because Women who died in federal prisons are going to court to try to free records about whether they received adequate medical care
The Reason Foundation, the nonprofit that publishes becauseA Freedom of Information Act (FOIA) lawsuit was filed today in the US District Court for the District of Columbia against the Bureau of Prisons (BOP), seeking a medical review of in-custody deaths at two federal women’s prisons. because The case is represented by the Law Offices of Deborah Golden.
because Reported in 2020 Allegation of gross medical negligence Inside FCI Aliceville, Alabama’s federal women’s prison. Numerous current and former inmates, as well as their families, have said in interviews, desperate letters and lawsuits that the women in Aliceville faced catastrophic delays in health care. They described months-long waits for doctor’s appointments and routine procedures, skepticism and retaliation from staff, and excruciating pain and fear.
want to know more because Filed a FOIA request for a May 2020 review of inmate deaths in Ellisville, as well as FMC Carswell, a federal prison in Texas that is the only treatment facility for women incarcerated in the BOP system.
Carswell has also been the subject of numerous allegations of medical negligence. Fort Worth Weekly This investigation has been published 2007 and again in 2012 Details of suspicious deaths and unusual medical care at Carswell. because speech To a woman formerly incarcerated at Carswell who said she saw another inmate die while begging for medical treatment:
In one instance, he says he was sitting on sick call when he saw a woman push another inmate in a wheelchair. The two pounded on the door, begging for someone to pay attention to the woman in the wheelchair, but were repeatedly told to sit back down.
“After about three times, he pushed the lady in the wheelchair toward the restroom, which was right around the wall from where we were sitting, and [the woman in the wheelchair] He fell down and died of a heart attack.”
“If the staff had paid attention at that moment instead of telling them to move away from the door and sit down — you know, basically wait their turn — the lady would still be alive.”
Whenever a federal inmate dies, a committee reviews the circumstances, makes recommendations on whether BOP policies were violated, and how care can be improved. This information can reveal whether the BOP is aware of medical malpractice within its walls and how bad the problem is.
However, after about three years, because No records are yet available from Aliceville, and when the BOP finally released the death reviews from Carswell in March last year, it redacted any information that indicated there was poor quality care, such as review committee findings on timeliness and appropriateness of care. ; problems encountered during medical emergencies; whether there was adequate documentation in the patient’s medical files; and whether the patient received appropriate care according to the BOP’s policy.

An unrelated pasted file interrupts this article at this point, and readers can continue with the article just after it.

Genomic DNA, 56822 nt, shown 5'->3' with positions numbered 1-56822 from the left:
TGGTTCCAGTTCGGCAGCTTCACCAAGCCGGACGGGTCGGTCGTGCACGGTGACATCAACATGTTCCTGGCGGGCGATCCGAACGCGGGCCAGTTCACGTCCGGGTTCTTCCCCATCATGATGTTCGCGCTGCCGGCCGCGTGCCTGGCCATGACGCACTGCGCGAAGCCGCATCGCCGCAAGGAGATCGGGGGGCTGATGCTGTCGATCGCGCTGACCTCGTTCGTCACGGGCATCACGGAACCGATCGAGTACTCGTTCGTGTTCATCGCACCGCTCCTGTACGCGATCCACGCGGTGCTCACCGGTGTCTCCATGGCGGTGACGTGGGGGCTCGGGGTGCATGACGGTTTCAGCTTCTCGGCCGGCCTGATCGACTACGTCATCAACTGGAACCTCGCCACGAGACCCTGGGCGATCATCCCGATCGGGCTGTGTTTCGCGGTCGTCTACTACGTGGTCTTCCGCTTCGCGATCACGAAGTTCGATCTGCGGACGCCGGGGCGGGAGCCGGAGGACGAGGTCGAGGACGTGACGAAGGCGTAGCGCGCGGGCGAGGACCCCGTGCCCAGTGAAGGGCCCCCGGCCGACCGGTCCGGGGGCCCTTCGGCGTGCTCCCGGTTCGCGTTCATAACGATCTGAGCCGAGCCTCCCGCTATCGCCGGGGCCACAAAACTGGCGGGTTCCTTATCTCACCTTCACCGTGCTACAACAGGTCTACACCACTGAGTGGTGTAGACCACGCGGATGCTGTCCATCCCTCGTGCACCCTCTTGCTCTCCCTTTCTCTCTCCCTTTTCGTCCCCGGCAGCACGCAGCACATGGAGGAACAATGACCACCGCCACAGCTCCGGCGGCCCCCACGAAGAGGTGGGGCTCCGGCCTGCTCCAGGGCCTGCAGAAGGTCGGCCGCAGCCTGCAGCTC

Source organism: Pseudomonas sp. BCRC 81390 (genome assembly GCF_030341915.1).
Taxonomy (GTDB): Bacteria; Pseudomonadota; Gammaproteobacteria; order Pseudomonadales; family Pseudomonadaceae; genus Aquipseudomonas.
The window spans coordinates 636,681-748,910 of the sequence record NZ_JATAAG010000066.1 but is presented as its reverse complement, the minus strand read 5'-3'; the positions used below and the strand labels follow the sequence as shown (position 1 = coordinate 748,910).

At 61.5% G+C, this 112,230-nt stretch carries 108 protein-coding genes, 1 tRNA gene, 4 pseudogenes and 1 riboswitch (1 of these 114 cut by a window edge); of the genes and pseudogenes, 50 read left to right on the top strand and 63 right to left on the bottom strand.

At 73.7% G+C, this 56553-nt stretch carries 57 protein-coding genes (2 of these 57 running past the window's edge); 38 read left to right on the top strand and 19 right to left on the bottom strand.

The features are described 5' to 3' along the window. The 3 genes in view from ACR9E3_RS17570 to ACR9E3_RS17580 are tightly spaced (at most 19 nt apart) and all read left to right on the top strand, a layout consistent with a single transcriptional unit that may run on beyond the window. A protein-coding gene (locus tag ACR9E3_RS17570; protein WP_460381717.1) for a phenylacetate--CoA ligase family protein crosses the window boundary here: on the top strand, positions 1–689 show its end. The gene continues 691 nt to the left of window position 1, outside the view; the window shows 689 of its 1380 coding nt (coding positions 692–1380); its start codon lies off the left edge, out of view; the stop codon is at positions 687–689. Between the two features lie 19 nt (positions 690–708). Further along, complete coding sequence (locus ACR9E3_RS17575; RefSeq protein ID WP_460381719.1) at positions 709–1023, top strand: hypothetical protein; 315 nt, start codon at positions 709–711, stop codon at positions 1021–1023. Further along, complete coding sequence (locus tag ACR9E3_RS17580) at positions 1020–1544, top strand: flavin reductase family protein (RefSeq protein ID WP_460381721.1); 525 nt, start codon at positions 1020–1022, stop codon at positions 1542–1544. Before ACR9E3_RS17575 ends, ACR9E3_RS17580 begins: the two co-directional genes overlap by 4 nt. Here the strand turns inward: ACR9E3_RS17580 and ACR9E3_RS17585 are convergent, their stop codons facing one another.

The BOP contended that the redacted portions were confidential under Exemption b(5) of the FOIA, the so-called deliberative process exemption. This exemption was created so that bureaucrats could openly discuss policy decisions without worrying about their opinions being leaked to the press—called “scheduled” communication. However, it has become one of the most abused exemptions in the federal government’s arsenal, used as a catchall to cover up something embarrassing or inconsiderate. The National Security Archive dubbed it “Hold it because you want to” discount.
because An administrative appeal was filed challenging the reductions, but the Justice Department’s Office of Information Policy upheld the BOP’s response in December.
To be clear, there is nothing prescriptive about this mortality review. They make decisions about whether inmates have received adequate health care and whether BOP policies have been violated. And they are concerned with one of the federal government’s gravest constitutional responsibilities: to ensure that those incarcerated in its custody are not subjected to cruel and unusual punishment.
The Freedom of Information Act should be interpreted broadly to ensure public access to government records, but often the only way private citizens and news outlets can get federal agencies to comply with the law is to file a lawsuit.